This information can be especially useful to students currently involved in the college search or college application process. Schools whose students borrow less to complete college often have low tuition, generous scholarship opportunities, or other programs to keep costs down. If you're concerned about paying for school, this can be very appealing.

Comments

Congress Considers Increased Student Loan Oversight

December 3, 2009

by Scholarships.com Staff

Federal student loans aren't the only form of student borrowing that may soon undergo a legislative makeover. As Congress debates the creation of a Consumer Financial Protection Agency, advocacy groups are continuing to push for inclusion of rules that would give the agency more oversight of student loans.

The Consumer Financial Protection Agency would already oversee other kinds of lending, such as credit cards and student loans. However, there's growing debate over how extensive the agency's student loan oversight should be, specifically regarding loans that some colleges make directly to their students. A House amendment to specifically include these loans under the agency's purview was rejected by the Financial Services Committee, but is expected to be revisited as the House prepares to take up a floor vote on the bill. The Senate version of the bill, meanwhile, does authorize the agency to supervise loans made by colleges to their students.

The House version initially excluded loans schools make to their students because many colleges make small, short-term, "emergency" loans to their students to help them pay bills while they secure other forms of funding. Career colleges, on the other hand, have begun lending large sums to their students, often with terms that are less favorable than many private loans. These loans typically have a high default rate and can burden students with difficult payments, as interest rates can easily reach 18 percent and the schools may have less forgiving repayment processes than traditional lenders. This has student advocates concerned, especially in light of recent economic events.

Colleges have been increasingly encouraged to act as lenders to their students in the face of the economic recession and the preceding credit crunch. As it became harder for students to obtain sufficient student loans from banks and other traditional lenders, schools began to step in to close the gap. This included for-profit career colleges lending significant portions of the cost of tuition to their students. The latter category of loan is increasingly widespread, with many of the largest career colleges reporting plans to lend out tens of millions of dollars directly to their students next year.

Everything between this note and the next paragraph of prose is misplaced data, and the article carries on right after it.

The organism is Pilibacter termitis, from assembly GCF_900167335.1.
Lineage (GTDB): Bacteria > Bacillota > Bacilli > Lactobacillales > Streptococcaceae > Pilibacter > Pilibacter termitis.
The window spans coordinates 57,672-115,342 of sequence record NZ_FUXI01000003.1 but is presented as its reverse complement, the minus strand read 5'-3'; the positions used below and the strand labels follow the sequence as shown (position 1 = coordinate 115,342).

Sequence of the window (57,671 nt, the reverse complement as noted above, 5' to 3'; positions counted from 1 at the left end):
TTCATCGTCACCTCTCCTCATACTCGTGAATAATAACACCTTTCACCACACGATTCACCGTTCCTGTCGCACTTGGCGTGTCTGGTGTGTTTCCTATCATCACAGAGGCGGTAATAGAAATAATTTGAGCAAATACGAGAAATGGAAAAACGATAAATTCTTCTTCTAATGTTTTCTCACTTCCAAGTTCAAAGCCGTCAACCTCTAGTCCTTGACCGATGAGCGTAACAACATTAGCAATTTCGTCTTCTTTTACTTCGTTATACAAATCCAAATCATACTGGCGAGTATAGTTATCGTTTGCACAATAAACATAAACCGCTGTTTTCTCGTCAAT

In addition to being a way to enroll students who wouldn't otherwise be able to secure funding, these direct-to-student loans are also ways for for-profit colleges to get around the "90/10" rule that states that no more than 90 percent of a for-profit college's revenue can come from federal student financial aid. By charging more in tuition but giving more in loans, colleges can get around this requirement, even as more of their students qualify for federal aid.

This isn't the only career college practice that's receiving criticism at the federal level. The Department of Education has been investigating recruiting practices at for-profit colleges and recently issued several proposed rules in its negotiated rule-making process with career colleges. The proposed changes would do more to ensure that colleges aren't giving incentive pay to recruiters and that students who are being enrolled are able to adequately benefit from a degree.

Comments

Three-Year Default Rates Show Difficulty of Student Loan Repayment

December 14, 2009

by Scholarships.com Staff

As Congress continues to puzzle out questions of student loans and consumer protection, new information released today suggests that young adults attempting to repay their student loans may be having even more trouble than previously thought.

As a condition of the Higher Education Opportunity Act, the US Department of Education has started tracking three-year instead of two-year default rates for federal student loans. The first set of data was released today and the numbers are pretty shocking: the three-year cohort default rates are nearly twice as high as the two-year rates overall--11.8 percent compared to 6.7 percent.

Default is defined as failure to make payments on a student loan according to the terms of the master promissory note the borrower signed, and federal student loans are considered in default only after nine months of missed payments. This means that 12 percent of students who started repaying their loans in 2006 had stopped making payments for 270 days or more by September 2009.